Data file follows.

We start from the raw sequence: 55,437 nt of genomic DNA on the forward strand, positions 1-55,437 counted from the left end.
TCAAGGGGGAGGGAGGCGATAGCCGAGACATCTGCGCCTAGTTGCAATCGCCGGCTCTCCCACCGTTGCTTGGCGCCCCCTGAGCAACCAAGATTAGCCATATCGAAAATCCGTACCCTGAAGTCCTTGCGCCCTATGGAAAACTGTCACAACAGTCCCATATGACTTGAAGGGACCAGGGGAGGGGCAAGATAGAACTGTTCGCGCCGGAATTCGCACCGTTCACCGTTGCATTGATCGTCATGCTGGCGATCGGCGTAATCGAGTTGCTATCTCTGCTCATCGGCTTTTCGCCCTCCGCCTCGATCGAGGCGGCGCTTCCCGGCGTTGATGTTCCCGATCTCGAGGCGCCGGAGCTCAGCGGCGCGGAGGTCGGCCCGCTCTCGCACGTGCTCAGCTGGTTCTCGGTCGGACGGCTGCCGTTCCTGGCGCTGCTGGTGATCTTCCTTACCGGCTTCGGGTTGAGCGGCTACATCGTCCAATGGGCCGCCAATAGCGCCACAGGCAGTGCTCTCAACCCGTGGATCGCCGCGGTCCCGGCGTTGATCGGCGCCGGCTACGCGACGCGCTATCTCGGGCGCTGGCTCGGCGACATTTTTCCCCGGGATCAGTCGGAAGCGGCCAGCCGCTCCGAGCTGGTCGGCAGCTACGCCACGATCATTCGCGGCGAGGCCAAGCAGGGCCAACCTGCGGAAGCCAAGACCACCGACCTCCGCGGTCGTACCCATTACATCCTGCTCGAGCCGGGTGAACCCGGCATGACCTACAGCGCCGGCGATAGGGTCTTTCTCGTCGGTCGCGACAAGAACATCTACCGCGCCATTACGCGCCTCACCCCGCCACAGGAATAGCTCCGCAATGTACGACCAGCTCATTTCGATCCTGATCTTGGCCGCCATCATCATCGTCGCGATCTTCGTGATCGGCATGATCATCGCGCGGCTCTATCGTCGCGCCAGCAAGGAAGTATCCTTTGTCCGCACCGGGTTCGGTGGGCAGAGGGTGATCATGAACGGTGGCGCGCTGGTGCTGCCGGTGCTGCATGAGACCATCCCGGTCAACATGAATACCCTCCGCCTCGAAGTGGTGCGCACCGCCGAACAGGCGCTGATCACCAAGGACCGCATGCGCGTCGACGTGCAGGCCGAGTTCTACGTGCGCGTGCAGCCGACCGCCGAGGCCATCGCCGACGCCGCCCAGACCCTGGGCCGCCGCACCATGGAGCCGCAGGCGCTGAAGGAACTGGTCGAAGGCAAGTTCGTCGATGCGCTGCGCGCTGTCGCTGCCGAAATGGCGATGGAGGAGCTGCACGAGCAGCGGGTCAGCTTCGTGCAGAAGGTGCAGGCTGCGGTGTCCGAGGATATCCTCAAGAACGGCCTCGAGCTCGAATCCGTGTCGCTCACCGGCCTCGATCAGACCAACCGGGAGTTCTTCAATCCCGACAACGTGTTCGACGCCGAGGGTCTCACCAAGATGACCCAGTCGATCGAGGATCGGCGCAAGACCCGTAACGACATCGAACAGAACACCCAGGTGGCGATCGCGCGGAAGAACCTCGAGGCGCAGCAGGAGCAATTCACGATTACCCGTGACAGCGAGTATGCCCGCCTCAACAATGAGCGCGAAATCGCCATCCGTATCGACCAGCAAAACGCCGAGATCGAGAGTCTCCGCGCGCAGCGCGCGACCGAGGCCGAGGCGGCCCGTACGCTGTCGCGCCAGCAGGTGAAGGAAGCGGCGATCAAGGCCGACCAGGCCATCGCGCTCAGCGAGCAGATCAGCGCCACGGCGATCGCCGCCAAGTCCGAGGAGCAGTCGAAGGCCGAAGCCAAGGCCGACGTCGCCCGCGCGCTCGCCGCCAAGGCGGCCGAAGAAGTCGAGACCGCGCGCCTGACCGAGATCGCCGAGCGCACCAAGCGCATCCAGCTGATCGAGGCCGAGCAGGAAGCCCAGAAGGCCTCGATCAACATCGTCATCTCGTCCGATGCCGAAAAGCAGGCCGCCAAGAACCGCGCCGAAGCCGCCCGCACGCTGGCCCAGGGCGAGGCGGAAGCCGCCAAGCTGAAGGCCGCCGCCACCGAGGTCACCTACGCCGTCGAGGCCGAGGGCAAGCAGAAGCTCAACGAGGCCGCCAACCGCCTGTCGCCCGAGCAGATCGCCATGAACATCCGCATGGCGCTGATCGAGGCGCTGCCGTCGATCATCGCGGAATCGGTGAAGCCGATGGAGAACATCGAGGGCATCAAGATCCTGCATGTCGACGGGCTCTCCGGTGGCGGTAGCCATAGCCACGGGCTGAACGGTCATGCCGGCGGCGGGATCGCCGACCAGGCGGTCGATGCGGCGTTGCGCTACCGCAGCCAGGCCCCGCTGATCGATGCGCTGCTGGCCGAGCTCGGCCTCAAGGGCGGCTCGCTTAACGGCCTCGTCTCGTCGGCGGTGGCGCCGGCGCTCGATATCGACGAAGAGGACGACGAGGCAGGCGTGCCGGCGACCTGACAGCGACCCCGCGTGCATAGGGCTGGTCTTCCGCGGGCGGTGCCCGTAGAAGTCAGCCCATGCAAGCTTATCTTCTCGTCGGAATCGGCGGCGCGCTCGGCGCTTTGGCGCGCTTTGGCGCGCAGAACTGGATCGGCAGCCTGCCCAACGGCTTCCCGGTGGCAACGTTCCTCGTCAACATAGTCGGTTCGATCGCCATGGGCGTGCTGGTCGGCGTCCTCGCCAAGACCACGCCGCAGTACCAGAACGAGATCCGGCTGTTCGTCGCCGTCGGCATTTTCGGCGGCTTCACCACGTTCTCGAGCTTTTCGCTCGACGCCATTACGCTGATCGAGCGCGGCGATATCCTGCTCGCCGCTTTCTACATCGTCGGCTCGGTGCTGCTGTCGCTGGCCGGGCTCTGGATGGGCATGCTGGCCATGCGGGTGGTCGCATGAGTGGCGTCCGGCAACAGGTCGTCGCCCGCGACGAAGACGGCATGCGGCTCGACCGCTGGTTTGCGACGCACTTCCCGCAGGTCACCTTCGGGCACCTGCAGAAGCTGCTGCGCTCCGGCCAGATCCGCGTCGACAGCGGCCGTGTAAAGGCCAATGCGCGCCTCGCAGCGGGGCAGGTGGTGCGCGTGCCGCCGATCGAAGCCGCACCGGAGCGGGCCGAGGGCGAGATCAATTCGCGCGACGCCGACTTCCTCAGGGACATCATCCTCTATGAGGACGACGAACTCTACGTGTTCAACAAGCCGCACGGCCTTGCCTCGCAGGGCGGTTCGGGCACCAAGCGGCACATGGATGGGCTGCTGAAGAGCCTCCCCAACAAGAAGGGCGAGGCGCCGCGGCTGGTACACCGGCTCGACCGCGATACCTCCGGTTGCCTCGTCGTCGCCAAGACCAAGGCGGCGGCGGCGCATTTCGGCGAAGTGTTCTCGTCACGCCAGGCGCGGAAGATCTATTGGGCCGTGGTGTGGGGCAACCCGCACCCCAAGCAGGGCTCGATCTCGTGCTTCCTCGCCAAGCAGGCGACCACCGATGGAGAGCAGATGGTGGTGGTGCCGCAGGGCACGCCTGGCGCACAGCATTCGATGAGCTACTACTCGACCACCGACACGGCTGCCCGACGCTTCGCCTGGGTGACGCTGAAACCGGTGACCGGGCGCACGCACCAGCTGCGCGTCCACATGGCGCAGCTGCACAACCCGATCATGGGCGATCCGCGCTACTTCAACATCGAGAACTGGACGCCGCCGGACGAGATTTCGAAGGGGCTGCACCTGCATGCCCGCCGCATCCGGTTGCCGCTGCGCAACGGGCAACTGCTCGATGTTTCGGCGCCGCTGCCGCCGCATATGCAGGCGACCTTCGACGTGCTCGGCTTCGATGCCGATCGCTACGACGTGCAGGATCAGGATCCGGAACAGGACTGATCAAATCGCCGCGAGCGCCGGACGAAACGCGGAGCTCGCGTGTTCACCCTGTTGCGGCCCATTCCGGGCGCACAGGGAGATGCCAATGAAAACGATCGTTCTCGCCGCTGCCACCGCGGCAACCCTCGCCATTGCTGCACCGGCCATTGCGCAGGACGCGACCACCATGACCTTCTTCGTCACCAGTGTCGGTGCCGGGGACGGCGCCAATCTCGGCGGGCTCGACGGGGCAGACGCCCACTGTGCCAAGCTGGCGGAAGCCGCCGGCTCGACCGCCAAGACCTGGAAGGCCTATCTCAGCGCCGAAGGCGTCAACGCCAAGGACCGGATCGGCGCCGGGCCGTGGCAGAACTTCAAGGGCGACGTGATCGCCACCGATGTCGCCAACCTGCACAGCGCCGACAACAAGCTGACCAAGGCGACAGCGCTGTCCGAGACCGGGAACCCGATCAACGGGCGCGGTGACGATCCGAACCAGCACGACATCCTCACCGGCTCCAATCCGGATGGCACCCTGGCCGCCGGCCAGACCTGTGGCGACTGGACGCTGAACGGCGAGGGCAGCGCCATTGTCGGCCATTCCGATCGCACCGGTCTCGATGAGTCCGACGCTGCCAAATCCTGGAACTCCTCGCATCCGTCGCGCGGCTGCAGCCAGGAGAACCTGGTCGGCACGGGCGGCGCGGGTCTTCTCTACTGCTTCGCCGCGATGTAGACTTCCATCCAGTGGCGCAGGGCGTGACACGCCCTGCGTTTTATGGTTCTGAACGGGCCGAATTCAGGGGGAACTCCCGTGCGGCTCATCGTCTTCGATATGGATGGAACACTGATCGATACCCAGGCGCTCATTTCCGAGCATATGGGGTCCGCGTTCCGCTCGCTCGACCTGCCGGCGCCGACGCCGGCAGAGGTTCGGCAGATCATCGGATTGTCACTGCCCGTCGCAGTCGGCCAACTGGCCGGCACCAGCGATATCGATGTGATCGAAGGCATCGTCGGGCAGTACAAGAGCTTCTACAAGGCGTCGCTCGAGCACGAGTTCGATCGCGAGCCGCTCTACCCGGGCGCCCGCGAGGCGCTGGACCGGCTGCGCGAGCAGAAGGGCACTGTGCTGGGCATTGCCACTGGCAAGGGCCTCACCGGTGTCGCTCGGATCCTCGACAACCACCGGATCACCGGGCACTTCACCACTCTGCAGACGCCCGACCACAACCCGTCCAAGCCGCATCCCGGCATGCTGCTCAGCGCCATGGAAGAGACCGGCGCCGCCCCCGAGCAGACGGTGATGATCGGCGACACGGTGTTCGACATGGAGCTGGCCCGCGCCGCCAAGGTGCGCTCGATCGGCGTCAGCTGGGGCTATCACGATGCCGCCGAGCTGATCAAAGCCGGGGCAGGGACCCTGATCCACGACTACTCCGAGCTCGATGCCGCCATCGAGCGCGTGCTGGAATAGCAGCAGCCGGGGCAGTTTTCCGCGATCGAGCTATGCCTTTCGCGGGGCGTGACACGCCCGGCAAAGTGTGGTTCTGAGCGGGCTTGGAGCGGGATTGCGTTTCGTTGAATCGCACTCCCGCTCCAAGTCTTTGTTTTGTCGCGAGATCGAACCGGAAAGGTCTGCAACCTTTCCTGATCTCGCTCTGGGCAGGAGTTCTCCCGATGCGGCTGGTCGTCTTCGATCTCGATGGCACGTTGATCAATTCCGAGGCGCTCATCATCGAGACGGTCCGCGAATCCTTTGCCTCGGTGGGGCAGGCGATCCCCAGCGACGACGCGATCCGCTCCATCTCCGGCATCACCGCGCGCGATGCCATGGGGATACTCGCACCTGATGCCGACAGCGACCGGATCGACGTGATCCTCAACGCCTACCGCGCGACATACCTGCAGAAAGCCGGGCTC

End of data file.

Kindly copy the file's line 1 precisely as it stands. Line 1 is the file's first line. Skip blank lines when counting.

We start from the raw sequence: 55,437 nt of genomic DNA on the forward strand, positions 1-55,437 counted from the left end.